How Businesses Are Navigating Recent Changes in the H1B Visa Program

Each year, the U.S. Citizenship and Immigration Service (USCIS) makes it possible for foreign workers to enter the country and work legally in the United States through the H1B visa program. The goal is to bring in skill sets that are missing in local communities, supplementing the American workforce by addressing skill shortages.

However, while the program seems simple on the surface, it is anything but. Plus, new changes increase the complexity, making the H1B visa program harder for companies to navigate.

Understanding how recent changes can impact your business is essential, especially since the penalties for a misstep can be severe. With that in mind, here is an overview of the 2019 changes in the H1B visa program and how to navigate them successfully.

The Impact of “Buy American, Hire American” Executive Order

In April 2018, the “Buy American, Hire American” executive order altered the issuing of H1B visas, putting an emphasis on skilled foreign workers in key fields or the highest-paid beneficiaries. This is increasing the number of H1B application denials as well as the number of Requests for Evidence being issued.

As a result of the denials and informational requests, companies looking to use the H1B visa program to hire foreign workers are spending significantly more time to secure the talent they need. Projects are delayed, and some businesses are even incurring contract penalties as they struggle to fill vacant roles.

Companies using the H1B program need to be aware that they may need to provide additional information to support their request. This could allow them to prepare in advance, accelerating the process should a Request for Evidence come in. However, knowing that denials are also more likely, it is similarly wise to seek out American workers who can meet your needs whenever possible.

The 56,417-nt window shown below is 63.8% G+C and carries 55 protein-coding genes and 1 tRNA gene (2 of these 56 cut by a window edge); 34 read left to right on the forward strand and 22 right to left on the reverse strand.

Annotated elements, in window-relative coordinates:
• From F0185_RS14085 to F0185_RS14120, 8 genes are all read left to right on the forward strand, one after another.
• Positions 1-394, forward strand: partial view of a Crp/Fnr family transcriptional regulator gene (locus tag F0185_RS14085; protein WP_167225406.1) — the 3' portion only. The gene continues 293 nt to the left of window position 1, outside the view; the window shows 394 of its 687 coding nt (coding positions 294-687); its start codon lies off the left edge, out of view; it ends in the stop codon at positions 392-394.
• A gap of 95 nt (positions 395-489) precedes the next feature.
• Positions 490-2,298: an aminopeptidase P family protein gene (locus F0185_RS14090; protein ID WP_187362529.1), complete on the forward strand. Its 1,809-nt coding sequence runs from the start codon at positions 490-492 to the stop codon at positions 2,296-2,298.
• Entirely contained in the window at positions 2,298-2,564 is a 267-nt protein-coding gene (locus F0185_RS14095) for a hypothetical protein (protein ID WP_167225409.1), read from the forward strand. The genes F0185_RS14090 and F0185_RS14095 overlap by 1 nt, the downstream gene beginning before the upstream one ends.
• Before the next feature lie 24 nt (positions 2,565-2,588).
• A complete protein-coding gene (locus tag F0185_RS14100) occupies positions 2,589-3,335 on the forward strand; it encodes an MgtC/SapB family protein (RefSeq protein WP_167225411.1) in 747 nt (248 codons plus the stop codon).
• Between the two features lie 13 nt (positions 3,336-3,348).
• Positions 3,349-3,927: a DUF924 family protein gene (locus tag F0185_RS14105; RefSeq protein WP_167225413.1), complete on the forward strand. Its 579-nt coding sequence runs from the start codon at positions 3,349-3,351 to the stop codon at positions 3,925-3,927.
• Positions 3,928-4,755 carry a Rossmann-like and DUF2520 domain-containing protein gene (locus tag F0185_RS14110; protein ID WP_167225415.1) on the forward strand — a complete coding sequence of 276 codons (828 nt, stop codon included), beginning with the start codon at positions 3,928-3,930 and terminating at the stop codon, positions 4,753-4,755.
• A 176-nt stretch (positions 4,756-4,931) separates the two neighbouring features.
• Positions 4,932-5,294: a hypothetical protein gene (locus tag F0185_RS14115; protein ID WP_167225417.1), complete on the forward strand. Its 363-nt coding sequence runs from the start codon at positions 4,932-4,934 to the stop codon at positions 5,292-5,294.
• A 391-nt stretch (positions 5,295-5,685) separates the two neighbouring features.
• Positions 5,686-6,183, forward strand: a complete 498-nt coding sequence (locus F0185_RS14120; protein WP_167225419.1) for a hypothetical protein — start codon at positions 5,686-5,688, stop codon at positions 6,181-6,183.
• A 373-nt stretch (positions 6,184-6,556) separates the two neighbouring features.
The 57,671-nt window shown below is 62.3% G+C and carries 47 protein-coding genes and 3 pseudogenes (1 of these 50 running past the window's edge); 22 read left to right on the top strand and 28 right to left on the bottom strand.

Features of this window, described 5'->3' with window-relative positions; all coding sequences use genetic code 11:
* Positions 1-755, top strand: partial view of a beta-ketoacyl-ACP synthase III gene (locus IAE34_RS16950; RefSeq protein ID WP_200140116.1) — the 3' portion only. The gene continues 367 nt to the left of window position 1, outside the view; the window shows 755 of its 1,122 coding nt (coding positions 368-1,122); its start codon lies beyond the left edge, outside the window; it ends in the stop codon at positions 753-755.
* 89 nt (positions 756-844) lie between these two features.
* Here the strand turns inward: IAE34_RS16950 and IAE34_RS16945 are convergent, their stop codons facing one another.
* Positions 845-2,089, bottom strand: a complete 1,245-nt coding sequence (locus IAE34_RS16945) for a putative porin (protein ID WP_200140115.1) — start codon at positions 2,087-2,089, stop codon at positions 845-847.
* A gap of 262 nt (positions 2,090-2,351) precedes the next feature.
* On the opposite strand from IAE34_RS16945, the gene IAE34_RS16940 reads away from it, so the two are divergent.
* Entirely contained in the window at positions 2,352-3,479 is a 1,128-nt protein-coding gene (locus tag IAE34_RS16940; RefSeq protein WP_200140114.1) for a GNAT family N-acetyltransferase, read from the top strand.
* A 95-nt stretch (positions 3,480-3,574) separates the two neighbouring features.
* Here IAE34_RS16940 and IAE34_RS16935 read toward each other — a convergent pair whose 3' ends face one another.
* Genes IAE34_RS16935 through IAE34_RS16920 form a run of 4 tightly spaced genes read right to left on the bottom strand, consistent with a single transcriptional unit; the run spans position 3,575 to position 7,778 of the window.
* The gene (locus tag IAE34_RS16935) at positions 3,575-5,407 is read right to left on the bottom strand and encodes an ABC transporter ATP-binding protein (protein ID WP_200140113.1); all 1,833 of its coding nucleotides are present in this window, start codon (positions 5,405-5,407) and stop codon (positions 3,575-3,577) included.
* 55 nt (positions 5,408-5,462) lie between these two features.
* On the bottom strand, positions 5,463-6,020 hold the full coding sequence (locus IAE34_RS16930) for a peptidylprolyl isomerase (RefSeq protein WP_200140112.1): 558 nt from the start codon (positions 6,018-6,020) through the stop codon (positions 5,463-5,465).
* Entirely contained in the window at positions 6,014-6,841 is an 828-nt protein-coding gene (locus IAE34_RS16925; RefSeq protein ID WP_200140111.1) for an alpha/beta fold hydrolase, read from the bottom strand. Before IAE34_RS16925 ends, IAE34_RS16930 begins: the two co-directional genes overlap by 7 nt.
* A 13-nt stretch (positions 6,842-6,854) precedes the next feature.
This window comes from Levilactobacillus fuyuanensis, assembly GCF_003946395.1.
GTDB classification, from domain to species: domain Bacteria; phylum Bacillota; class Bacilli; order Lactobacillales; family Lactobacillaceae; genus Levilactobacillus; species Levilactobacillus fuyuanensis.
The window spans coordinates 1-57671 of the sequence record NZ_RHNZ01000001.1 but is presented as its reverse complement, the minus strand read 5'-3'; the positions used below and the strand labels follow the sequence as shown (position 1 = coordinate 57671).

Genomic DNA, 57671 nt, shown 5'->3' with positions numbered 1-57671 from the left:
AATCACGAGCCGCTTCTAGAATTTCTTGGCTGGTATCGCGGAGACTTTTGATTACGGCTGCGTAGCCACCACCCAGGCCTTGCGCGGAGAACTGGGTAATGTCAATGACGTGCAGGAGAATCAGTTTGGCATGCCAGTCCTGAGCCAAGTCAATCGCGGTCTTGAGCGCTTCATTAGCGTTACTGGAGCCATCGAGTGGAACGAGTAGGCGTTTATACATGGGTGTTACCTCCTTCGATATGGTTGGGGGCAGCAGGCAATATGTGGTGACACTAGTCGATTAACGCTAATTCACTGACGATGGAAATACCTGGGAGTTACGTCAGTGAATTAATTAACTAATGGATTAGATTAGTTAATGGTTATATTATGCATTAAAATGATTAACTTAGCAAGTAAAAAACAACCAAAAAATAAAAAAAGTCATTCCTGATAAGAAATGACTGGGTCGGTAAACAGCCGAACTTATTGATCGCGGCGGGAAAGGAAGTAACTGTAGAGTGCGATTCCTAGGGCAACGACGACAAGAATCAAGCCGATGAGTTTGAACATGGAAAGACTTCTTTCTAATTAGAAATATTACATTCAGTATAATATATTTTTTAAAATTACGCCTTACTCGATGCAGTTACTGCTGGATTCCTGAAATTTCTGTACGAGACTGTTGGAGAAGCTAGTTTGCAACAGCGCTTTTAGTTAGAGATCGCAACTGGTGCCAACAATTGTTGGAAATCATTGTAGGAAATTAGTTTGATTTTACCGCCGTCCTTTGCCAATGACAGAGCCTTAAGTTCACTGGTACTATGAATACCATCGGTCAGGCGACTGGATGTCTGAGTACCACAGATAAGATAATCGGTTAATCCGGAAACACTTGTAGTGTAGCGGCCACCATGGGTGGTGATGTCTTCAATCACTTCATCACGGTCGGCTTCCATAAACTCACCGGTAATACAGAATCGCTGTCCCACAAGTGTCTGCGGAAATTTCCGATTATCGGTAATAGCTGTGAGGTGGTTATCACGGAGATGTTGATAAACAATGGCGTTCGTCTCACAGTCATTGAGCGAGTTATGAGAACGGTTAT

Changes to Premium Processing of H1B Petitions

Last August, officials announced they were expanding the suspension of premium processing for H1B petitions. Going forward, H1B petitions filed on behalf of employees who are either changing employers or moving to a different location with the same employer are not eligible for premium processing.

As a result, many companies are faced with an unexpected slowdown. However, it is possible that the suspension will only be in place during February 2019, though that could certainly change if officials deem it necessary to continue with the suspension for the long-term.

Companies using this approach need to be aware that delays are increasingly common. If that causes an issue, then using a different hiring option is likely to best option to avoid the situation.

Looking for help tapping into distinct talent pools to stay on top of your projects? The accounting, finance and technical recruiters of VincentBenjamin are here to help. Contact us today to get started.

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